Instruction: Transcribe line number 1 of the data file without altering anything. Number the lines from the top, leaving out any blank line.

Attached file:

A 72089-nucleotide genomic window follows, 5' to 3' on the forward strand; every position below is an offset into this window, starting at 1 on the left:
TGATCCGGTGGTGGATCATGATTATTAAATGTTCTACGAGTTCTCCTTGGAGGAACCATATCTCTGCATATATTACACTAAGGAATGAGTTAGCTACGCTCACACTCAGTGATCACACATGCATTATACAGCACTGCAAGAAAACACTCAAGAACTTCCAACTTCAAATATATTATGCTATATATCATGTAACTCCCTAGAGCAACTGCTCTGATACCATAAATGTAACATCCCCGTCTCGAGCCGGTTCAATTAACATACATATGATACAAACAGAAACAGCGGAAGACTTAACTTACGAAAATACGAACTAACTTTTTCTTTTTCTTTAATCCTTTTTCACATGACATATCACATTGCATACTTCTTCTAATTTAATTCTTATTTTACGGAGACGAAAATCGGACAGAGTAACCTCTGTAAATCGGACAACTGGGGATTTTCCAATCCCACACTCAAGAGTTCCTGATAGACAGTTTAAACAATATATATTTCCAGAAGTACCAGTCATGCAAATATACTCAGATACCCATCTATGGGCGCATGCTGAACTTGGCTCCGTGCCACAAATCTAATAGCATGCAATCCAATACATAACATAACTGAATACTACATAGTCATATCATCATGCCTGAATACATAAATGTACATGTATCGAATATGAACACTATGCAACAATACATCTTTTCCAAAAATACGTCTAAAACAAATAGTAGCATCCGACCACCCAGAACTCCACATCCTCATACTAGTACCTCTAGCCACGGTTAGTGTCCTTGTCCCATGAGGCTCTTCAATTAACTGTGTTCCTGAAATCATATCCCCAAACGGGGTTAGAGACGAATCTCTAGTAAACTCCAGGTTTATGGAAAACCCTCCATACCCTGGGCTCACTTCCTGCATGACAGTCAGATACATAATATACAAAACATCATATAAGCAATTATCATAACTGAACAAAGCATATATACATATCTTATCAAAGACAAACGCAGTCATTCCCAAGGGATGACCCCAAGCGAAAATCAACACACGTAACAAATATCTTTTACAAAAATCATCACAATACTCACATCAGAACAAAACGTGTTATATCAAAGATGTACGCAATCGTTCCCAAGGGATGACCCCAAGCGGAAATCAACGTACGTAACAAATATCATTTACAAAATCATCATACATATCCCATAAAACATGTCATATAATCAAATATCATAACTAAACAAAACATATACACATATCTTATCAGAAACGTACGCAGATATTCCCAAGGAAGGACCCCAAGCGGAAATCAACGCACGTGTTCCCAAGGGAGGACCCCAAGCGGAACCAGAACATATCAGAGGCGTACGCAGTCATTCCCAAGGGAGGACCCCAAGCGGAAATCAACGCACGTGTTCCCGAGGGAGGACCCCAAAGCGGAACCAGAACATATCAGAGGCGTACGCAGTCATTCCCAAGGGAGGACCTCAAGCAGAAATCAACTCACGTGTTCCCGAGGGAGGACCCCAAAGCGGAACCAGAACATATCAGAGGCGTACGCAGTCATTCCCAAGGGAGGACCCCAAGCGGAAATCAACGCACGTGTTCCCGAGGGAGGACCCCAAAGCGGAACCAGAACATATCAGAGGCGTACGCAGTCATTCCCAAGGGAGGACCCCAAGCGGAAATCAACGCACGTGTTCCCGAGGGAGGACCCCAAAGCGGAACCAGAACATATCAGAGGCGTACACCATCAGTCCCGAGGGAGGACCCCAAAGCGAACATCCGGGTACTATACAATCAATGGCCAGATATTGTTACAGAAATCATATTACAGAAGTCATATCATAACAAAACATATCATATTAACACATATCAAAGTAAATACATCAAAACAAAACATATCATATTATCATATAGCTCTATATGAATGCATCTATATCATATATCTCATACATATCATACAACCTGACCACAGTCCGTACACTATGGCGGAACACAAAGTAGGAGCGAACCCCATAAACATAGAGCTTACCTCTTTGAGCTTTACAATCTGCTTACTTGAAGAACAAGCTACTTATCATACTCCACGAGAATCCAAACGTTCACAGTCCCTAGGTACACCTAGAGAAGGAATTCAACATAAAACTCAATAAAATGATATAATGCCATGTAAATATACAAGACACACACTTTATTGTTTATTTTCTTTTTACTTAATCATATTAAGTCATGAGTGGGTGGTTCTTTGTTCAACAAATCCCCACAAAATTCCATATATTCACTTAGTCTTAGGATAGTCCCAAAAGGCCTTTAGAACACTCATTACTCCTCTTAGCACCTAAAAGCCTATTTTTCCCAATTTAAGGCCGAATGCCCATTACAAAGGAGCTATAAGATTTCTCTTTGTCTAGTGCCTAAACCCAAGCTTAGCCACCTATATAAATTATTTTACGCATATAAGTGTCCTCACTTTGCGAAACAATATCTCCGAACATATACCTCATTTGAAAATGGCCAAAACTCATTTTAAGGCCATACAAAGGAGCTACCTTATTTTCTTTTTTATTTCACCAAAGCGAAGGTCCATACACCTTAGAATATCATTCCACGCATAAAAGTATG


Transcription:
A 72089-nucleotide genomic window follows, 5' to 3' on the forward strand; every position below is an offset into this window, starting at 1 on the left: